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SCRUTINY | Note Resounding: Janina Fialkowska’s Literary Labour of Love

By Joseph So on January 10, 2022

Janina Fialkowska's new book, A Note In Time, was released in November 2021 by Novum Publishing. (Photo: Julien Faugère)
Janina Fialkowska’s new book, A Note In Time, was released in November 2021 by Novum Publishing. (Photo: Julien Faugère)

A Note in Time Janina Fialkowska 372 pages (Novum Publishing 2021) ISBN 978-3-903861-97-8. Available here

For music lovers interested in the written word, there’s nothing quite like experiencing a multifaceted artist, in this case on the piano ivories as well as between the covers of a book. It’s particularly meaningful if it is penned by the artist without the service of a second author, or to put it rather indelicately, a ghost writer. And when it’s as readable as this memoir by Canadian pianist Janina Fialkowska, published to coincide with her 70th birthday in 2021, it is a volume to savour and treasure.

Born in Montreal of a Polish immigrant father and a Canadian mother, Fialkowska started piano lessons at four from her mother, entered the prestigious Ecole Vincent-d’Indy at nine, made her Montreal Symphony Orchestra debut at 12. She won 1st Prize in a CBC Radio Competition for Young Performers, and at 19, studied with Sasha Gorodnitzki at the Juilliard. While competing in the 1974 Arthur Rubinstein Competition, she so impressed the great Rubinstein that he took her under his wing and became her champion until his passing in 1982. Fialkowska went on to become one of the most celebrated Canadian pianists of our time.

At nearly four hundred pages, A Note in Time is a formidable yet fascinating read. It starts dramatically, around the time of the planes hitting the New York World Trade Centre during 9/11. Fialkowska wakes up on the operating table from having undergone cancer surgery on her arm at the Memorial Sloan-Kettering Centre in Manhattan. One can’t help but be struck by the symbolism of it all — a world-class pianist suffering a health calamity that targets her ability to share her artistry. Yet it did not mark the end, far from it. This memoir underscores her remarkable resilience and strength in overcoming this harrowing adversity, eventually emerging triumphant.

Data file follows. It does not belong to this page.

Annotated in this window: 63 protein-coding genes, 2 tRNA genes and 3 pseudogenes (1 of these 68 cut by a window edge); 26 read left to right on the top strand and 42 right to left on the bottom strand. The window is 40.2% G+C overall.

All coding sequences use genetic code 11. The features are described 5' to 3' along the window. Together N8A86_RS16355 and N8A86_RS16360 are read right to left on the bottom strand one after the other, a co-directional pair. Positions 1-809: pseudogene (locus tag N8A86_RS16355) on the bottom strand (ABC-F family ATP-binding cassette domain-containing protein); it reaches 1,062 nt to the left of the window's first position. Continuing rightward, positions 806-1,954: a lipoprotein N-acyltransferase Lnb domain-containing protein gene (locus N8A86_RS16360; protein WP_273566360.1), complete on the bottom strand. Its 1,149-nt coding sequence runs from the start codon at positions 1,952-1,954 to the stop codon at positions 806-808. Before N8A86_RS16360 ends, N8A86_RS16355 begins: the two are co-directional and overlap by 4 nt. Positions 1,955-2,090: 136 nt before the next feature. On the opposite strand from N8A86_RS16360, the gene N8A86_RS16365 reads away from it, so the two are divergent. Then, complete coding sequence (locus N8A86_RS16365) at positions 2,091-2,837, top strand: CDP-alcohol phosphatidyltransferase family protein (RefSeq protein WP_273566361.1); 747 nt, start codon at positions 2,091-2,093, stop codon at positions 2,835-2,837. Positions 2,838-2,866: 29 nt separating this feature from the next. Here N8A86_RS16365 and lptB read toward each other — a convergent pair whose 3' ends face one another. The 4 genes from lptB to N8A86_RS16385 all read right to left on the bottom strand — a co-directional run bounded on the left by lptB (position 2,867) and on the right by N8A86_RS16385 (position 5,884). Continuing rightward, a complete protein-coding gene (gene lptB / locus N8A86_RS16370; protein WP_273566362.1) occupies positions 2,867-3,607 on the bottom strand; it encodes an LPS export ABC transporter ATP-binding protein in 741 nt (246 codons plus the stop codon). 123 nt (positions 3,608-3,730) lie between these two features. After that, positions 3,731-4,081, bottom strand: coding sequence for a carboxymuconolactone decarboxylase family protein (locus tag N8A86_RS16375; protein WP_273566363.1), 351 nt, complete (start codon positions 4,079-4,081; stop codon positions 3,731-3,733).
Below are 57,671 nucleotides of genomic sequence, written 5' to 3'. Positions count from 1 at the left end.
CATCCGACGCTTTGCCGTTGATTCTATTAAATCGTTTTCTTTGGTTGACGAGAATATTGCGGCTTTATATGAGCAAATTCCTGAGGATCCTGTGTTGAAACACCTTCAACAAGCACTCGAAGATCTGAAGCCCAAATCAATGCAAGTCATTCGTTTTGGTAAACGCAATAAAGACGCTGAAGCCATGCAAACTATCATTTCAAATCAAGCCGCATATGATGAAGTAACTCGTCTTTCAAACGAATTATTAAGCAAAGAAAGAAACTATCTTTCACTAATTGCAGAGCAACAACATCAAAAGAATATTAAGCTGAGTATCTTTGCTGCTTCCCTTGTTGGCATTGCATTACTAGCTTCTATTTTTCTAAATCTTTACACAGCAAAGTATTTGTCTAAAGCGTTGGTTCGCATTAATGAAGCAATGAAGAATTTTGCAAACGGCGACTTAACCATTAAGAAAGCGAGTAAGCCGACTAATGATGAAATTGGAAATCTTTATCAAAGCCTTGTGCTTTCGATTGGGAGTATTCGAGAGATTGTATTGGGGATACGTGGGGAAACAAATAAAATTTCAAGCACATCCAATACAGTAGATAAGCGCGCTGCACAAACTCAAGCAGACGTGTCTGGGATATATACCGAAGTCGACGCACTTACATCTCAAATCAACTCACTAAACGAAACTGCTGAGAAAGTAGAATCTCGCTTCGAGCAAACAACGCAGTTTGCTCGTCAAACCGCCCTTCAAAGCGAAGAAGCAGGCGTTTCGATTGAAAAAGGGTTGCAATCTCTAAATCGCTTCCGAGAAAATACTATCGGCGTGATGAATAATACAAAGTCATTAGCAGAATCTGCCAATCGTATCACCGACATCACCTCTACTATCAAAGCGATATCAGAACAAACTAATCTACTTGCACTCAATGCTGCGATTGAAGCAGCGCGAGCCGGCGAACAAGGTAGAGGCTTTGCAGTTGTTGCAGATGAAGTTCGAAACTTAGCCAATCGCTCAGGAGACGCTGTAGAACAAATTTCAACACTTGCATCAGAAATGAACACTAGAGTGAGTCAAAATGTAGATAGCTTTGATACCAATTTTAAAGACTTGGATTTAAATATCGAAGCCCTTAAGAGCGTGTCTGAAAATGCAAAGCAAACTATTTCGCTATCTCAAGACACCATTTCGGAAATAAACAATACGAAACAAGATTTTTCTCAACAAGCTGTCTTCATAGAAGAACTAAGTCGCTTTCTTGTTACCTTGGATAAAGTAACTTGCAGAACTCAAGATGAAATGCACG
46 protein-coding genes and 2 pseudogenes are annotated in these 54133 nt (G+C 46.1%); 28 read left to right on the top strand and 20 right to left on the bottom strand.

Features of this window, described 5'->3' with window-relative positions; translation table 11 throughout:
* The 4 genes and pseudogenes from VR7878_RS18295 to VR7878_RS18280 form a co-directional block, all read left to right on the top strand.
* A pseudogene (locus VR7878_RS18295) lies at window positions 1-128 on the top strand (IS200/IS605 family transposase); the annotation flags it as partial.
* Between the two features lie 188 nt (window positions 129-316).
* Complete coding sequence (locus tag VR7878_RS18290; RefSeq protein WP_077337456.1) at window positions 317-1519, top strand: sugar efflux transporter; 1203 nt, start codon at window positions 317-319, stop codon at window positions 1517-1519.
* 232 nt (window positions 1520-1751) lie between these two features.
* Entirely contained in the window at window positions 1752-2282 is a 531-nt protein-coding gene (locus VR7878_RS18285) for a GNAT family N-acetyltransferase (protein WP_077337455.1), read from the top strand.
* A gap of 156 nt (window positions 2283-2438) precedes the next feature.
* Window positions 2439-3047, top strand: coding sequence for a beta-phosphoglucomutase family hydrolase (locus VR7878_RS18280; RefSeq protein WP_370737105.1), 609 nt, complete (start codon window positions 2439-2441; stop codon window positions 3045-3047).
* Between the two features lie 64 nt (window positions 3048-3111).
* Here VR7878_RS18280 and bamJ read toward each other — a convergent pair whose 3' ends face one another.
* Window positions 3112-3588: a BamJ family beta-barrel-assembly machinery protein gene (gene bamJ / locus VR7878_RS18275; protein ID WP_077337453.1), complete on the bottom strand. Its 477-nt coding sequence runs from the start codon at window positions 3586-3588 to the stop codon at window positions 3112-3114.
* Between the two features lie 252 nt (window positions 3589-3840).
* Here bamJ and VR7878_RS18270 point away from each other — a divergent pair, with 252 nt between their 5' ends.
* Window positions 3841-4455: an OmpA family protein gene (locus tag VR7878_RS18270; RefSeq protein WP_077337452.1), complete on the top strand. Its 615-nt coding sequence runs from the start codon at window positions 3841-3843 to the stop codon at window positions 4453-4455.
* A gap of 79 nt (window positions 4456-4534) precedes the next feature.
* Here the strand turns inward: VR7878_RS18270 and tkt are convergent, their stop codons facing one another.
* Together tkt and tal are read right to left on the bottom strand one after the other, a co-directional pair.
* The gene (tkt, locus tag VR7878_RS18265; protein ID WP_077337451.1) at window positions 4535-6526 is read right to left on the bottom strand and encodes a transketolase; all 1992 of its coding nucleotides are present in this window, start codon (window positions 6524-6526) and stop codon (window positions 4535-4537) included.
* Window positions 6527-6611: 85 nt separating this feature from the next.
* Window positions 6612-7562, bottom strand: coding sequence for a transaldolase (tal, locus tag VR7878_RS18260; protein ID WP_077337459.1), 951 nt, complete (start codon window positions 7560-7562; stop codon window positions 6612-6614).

Janina Fialkowska’s 70th birthday recital:

The book is divided into 15 chapters, each named after a well-known piano work that resonates with the various events mentioned in the chapter. For example, Schumann’s Kinderszenen is all about her early life, taking up the piano, first successes at competitions, plus the start of her encounters with many fascinating personages throughout her long career. If I may be forgiven for a nonmusical aside — what a delightful surprise to read that Peter Fialkowski, my favourite CHEX-TV weatherman in Peterborough, where I taught for 33 years at Trent University, is her brother!

Subsequent chapters detail her artistic and life journey, in Paris studying with Madame Yvonne Lefebure, at Juilliard with the famous Gorodnitzki, her preparation to compete in the Chopin competition, and many more events. Interesting are the insightful comments about the politics of piano competitions, ruminations about the music business, live performances versus recordings, et cetera. Her encounters with many musical greats like Solti are endlessly intriguing. But, the most significant of all was her competing in the Rubinstein competition, which turned out to be a life-changing experience. About to leave performing to enter law school, her encounter with Rubinstein changed everything. He became her mentor and fiercest champion. The rest, as they say, is history.